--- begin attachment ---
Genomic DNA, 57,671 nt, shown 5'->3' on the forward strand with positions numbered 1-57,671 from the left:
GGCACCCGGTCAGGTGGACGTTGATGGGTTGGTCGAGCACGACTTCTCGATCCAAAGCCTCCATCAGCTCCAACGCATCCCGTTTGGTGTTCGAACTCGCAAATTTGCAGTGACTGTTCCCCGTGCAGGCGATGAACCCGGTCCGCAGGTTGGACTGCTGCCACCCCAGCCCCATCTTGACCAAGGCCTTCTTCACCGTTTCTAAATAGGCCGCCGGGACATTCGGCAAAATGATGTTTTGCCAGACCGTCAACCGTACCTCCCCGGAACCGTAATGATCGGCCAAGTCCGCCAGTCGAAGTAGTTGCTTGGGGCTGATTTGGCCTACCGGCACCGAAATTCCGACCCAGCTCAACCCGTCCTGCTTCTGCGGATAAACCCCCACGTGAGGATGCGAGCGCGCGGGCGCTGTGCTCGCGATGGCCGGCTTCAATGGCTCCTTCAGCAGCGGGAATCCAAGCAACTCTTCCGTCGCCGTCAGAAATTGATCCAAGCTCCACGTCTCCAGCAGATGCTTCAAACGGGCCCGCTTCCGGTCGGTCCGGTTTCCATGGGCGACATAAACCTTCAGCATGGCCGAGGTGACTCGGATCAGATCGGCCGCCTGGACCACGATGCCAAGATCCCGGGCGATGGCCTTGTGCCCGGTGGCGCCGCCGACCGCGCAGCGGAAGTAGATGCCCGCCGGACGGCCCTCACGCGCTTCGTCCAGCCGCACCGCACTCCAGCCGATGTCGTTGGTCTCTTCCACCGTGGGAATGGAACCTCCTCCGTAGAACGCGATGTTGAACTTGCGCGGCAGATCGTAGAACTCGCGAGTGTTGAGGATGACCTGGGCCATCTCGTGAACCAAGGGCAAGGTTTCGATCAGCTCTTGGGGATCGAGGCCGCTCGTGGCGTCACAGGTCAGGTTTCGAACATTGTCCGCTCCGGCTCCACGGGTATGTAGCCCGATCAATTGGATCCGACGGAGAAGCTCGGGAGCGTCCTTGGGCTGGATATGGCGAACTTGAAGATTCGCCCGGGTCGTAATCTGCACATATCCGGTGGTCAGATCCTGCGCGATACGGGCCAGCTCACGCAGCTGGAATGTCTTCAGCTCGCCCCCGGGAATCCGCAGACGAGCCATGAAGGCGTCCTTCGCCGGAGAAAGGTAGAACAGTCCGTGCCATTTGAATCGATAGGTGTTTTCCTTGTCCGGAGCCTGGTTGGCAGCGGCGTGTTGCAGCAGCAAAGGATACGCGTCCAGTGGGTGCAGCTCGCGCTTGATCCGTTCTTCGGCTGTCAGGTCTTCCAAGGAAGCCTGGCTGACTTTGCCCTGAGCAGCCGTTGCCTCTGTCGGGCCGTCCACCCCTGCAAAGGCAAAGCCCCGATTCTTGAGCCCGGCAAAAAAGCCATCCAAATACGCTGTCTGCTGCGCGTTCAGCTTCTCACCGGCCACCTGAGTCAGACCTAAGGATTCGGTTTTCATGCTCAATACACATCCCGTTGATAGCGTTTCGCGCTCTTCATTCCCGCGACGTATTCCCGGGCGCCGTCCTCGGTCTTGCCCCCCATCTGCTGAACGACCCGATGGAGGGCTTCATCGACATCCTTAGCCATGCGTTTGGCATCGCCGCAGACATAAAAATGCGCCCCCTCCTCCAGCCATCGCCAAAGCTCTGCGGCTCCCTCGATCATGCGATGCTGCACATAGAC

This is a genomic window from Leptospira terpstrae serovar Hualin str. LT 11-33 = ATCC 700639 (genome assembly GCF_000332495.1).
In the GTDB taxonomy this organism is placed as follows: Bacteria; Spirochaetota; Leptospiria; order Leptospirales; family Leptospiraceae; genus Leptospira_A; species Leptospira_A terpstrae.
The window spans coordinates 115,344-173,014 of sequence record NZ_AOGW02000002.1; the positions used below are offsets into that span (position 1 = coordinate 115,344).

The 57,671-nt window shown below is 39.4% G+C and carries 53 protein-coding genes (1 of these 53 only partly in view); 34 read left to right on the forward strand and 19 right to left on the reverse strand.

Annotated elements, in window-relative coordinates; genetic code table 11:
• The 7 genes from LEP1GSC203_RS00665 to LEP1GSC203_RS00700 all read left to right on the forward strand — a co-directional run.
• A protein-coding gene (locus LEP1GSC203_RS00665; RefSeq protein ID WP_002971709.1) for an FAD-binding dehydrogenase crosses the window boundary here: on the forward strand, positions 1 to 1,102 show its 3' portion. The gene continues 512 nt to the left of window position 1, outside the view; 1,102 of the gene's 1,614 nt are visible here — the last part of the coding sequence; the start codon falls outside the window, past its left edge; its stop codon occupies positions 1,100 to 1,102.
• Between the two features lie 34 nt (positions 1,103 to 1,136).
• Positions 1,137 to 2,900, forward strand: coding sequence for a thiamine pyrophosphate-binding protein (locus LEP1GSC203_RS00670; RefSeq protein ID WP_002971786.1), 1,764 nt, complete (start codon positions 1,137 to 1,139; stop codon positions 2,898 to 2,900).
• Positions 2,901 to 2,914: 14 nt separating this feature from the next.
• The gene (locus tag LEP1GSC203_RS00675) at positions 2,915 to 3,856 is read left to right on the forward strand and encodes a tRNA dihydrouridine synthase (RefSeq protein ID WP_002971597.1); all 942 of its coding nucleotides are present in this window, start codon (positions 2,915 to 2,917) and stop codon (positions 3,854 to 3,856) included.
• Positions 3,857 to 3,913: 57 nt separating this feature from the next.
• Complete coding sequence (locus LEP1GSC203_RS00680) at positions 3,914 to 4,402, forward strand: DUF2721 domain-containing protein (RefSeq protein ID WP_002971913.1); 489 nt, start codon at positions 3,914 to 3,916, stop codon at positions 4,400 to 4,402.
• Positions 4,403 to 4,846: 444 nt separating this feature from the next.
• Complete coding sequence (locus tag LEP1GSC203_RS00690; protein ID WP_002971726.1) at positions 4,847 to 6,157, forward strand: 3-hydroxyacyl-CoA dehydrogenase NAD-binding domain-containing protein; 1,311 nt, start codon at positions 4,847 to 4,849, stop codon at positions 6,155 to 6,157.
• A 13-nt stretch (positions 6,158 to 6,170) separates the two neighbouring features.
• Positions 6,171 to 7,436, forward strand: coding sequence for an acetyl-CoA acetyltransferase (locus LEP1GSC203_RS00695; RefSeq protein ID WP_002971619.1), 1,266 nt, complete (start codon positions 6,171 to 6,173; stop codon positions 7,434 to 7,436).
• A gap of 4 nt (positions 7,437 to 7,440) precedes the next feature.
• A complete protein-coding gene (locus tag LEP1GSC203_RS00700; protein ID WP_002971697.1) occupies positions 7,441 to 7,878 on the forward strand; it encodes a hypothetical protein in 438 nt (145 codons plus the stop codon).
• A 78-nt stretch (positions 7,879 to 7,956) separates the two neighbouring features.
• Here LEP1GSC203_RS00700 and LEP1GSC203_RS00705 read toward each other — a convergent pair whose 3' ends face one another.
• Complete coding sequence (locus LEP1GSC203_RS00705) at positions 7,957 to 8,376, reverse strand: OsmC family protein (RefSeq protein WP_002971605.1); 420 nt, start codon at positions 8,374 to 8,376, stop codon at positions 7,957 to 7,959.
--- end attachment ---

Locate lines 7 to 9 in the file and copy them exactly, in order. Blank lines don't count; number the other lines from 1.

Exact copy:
Annotated elements, in window-relative coordinates; genetic code table 11:
• The 7 genes from LEP1GSC203_RS00665 to LEP1GSC203_RS00700 all read left to right on the forward strand — a co-directional run.
• A protein-coding gene (locus LEP1GSC203_RS00665; RefSeq protein ID WP_002971709.1) for an FAD-binding dehydrogenase crosses the window boundary here: on the forward strand, positions 1 to 1,102 show its 3' portion. The gene continues 512 nt to the left of window position 1, outside the view; 1,102 of the gene's 1,614 nt are visible here — the last part of the coding sequence; the start codon falls outside the window, past its left edge; its stop codon occupies positions 1,100 to 1,102.